When K-State opts to receive the ball and Tyler Lockett returns the kickoff to the 50 yard line, the team will have options. Only Bill Snyder knows for sure which route the team will take, but it’s likely to look something like this: run, run, run, pass pass, run, pass, run, pass, pass, random number generator. K-State is a team built to run, but capable of the deep strike if the defense isn’t paying attention, and a seemingly erratic collection of play calls is the best way for the Wildcats to exploit these options.
While Snyder is a proponent of balance, he’s not afraid of calling 75 percent runs if that’s what the Silver Fox believes gives the team the best chance to win. The question is how Oregon lines up on the other side of the ball. While K-State averaged 263 yards rushing through the first five games fo the season, it only accrued 154 yards per game during the final seven. What was the cause for such a precipitous drop? According to running back John Hubert, defenses got sick of affording rushing yards. “As we got deep into the season, teams started playing a lot of eight in the box to slow down our running game,” Hubert said.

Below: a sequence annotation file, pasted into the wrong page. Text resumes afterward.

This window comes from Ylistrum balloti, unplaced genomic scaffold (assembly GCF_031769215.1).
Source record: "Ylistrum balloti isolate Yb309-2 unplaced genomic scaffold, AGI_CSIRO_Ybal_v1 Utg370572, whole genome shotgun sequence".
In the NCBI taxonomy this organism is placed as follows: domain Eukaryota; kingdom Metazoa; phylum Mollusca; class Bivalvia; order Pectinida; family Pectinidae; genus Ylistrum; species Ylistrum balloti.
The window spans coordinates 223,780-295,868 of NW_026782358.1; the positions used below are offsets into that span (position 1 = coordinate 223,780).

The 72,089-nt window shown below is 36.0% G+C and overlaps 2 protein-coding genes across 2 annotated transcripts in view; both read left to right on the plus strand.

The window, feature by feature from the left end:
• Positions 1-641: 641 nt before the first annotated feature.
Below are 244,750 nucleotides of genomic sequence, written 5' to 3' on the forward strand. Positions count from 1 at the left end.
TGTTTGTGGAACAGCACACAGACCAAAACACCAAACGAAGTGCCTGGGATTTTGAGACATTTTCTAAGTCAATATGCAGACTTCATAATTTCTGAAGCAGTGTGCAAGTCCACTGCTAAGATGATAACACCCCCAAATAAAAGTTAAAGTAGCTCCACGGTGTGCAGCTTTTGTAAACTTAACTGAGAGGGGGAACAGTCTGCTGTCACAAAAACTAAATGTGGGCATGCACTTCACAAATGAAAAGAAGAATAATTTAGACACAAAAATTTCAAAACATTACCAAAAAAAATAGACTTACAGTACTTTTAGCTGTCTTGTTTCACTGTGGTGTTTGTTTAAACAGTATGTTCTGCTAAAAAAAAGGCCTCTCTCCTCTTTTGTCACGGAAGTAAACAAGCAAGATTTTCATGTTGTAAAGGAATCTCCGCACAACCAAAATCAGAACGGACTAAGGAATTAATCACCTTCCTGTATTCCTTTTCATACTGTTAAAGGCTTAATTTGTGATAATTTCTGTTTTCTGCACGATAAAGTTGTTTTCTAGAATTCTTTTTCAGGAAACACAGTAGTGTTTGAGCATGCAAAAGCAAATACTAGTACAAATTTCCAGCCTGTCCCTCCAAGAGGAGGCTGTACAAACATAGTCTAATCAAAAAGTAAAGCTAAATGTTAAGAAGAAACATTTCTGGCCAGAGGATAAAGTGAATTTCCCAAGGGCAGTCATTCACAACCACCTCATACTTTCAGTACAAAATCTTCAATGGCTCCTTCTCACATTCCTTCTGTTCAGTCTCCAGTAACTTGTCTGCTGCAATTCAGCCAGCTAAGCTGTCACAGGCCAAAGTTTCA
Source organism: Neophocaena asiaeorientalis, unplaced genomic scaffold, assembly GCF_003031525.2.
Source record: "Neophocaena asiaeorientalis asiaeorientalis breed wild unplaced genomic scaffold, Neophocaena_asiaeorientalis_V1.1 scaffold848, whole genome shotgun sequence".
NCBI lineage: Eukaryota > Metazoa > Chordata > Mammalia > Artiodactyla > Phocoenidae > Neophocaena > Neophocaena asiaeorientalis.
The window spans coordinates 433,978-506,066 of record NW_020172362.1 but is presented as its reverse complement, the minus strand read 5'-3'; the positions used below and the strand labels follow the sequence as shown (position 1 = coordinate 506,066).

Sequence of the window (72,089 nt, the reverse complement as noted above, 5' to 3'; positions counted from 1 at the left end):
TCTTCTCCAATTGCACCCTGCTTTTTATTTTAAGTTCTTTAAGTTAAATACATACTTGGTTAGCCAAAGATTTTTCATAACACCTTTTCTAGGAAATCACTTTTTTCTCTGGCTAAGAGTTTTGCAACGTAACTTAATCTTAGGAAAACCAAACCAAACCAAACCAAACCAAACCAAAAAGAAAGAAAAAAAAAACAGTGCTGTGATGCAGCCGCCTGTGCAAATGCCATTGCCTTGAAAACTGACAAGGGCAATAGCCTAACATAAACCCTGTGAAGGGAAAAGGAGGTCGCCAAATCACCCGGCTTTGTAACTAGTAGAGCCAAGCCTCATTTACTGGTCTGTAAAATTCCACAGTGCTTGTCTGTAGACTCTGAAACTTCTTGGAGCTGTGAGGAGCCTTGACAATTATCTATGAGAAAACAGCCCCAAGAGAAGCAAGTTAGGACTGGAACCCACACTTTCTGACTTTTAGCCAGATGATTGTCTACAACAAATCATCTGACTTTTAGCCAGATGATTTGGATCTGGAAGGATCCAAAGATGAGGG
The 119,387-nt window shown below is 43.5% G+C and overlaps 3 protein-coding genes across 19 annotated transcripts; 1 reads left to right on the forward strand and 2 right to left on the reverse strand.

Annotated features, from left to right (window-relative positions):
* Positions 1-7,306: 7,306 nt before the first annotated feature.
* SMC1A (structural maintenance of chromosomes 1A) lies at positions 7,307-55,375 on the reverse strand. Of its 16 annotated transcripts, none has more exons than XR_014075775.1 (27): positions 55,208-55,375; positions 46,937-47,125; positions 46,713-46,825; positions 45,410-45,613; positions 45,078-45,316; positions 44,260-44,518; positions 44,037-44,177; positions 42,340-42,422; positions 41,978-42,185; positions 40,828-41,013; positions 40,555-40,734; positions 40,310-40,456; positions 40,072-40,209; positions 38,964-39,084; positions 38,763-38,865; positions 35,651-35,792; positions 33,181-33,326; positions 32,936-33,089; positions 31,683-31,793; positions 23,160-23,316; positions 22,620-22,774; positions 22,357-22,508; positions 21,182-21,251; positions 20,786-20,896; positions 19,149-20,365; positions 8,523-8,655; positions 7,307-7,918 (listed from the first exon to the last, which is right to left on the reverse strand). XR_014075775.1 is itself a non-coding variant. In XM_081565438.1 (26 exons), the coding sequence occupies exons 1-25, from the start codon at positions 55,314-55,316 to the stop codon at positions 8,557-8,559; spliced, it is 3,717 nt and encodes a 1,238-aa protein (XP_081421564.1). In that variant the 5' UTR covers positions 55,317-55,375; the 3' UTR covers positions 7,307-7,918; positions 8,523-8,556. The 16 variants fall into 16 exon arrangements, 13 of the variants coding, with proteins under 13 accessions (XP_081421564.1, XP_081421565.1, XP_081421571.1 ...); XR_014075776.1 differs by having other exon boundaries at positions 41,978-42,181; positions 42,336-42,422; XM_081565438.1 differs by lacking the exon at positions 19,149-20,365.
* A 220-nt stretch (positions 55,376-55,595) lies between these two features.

If Oregon opts to go with eight up front – and there’s a decent chance they’ll try at some point – Collin Klein is more than capable of airing it out. While K-State was second to last in the Big 12 in passing yards, much of that was due to the team’s emphasis on running. When Klein did throw, he completed 66 percent of his passes, with 9.2 yards/attempt. With 15 touchdowns to only seven interceptions, he achieved a passer rating of 156.1 – a number skewed down by the three picks Klein threw against Baylor in the ‘concussion hangover’ game.